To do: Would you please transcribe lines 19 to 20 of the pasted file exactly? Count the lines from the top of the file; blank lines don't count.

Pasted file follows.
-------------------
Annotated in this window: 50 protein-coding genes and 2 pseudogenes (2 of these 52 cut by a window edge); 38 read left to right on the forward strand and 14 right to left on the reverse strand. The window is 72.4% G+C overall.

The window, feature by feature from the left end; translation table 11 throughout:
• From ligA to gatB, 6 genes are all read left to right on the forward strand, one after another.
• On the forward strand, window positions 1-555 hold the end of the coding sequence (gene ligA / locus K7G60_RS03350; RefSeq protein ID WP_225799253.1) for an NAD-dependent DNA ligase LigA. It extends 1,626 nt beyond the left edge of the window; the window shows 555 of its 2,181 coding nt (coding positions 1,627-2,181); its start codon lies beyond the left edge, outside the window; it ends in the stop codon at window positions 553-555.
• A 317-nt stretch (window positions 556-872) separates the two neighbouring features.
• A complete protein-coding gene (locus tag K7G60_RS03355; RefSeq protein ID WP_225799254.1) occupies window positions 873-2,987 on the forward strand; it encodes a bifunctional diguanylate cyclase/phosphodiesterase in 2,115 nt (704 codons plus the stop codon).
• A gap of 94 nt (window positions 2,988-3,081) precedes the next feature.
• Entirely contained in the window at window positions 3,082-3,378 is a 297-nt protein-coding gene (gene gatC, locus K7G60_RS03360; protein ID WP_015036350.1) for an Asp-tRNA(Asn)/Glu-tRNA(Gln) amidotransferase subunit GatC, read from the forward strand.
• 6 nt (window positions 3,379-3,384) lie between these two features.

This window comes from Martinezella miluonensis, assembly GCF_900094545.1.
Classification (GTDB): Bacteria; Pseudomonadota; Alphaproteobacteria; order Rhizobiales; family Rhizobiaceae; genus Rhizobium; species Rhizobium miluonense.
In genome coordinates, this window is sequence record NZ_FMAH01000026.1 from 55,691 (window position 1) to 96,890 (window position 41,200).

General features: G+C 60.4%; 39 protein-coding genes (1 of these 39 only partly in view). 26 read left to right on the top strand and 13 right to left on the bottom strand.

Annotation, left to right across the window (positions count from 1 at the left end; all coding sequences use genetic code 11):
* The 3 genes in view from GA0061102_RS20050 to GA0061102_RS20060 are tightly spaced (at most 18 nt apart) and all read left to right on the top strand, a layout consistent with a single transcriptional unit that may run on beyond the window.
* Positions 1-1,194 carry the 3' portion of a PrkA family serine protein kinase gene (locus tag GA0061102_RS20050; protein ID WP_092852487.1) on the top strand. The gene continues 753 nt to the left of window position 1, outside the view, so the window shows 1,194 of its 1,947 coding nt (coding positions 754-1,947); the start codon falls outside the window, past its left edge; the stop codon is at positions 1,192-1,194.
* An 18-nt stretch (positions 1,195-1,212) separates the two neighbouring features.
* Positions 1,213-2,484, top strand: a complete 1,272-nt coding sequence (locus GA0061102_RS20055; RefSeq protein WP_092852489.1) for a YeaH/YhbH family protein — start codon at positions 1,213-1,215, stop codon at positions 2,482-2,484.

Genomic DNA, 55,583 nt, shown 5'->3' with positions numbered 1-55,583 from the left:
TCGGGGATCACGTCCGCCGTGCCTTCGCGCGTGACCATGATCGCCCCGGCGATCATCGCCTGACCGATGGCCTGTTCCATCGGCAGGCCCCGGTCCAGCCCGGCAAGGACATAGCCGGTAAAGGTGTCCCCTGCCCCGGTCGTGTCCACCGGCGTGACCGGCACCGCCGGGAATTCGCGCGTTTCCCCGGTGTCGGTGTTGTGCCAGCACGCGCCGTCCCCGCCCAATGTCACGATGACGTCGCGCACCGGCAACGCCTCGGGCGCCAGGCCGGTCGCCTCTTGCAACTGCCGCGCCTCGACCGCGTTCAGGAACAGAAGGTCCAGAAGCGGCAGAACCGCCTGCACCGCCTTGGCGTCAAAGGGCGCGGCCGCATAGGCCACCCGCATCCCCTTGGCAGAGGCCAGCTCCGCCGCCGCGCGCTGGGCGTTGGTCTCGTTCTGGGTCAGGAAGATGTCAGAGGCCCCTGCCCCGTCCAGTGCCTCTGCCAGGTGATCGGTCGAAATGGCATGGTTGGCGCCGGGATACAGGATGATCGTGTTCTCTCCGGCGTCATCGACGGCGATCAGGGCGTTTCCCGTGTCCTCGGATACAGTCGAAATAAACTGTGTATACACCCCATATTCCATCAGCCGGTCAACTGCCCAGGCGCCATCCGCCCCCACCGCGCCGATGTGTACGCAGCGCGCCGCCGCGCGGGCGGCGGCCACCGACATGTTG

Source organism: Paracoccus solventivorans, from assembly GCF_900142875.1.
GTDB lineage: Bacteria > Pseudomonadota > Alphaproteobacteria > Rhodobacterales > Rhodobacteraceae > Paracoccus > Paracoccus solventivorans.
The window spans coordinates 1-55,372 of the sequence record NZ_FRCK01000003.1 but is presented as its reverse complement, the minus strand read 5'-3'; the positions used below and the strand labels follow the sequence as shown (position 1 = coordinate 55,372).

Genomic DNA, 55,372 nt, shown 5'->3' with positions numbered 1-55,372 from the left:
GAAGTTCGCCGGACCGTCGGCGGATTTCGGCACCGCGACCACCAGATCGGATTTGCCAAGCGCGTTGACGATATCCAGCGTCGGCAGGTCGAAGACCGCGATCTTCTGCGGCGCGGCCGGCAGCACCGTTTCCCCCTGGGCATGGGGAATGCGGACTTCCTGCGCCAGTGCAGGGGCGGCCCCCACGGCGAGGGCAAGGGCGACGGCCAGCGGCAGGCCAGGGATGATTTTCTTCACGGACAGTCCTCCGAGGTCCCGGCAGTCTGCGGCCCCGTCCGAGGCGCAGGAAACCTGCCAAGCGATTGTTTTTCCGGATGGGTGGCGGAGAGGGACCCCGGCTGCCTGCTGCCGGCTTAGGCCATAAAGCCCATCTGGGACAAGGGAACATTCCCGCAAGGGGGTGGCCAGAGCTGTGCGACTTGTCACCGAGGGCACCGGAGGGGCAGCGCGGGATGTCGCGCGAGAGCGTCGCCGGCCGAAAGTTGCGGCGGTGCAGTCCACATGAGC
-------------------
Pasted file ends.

Genomic DNA, 55,583 nt, shown 5'->3' with positions numbered 1-55,583 from the left:
TCGGGGATCACGTCCGCCGTGCCTTCGCGCGTGACCATGATCGCCCCGGCGATCATCGCCTGACCGATGGCCTGTTCCATCGGCAGGCCCCGGTCCAGCCCGGCAAGGACATAGCCGGTAAAGGTGTCCCCTGCCCCGGTCGTGTCCACCGGCGTGACCGGCACCGCCGGGAATTCGCGCGTTTCCCCGGTGTCGGTGTTGTGCCAGCACGCGCCGTCCCCGCCCAATGTCACGATGACGTCGCGCACCGGCAACGCCTCGGGCGCCAGGCCGGTCGCCTCTTGCAACTGCCGCGCCTCGACCGCGTTCAGGAACAGAAGGTCCAGAAGCGGCAGAACCGCCTGCACCGCCTTGGCGTCAAAGGGCGCGGCCGCATAGGCCACCCGCATCCCCTTGGCAGAGGCCAGCTCCGCCGCCGCGCGCTGGGCGTTGGTCTCGTTCTGGGTCAGGAAGATGTCAGAGGCCCCTGCCCCGTCCAGTGCCTCTGCCAGGTGATCGGTCGAAATGGCATGGTTGGCGCCGGGATACAGGATGATCGTGTTCTCTCCGGCGTCATCGACGGCGATCAGGGCGTTTCCCGTGTCCTCGGATACAGTCGAAATAAACTGTGTATACACCCCATATTCCATCAGCCGGTCAACTGCCCAGGCGCCATCCGCCCCCACCGCGCCGATGTGTACGCAGCGCGCCGCCGCGCGGGCGGCGGCCACCGACATGTTG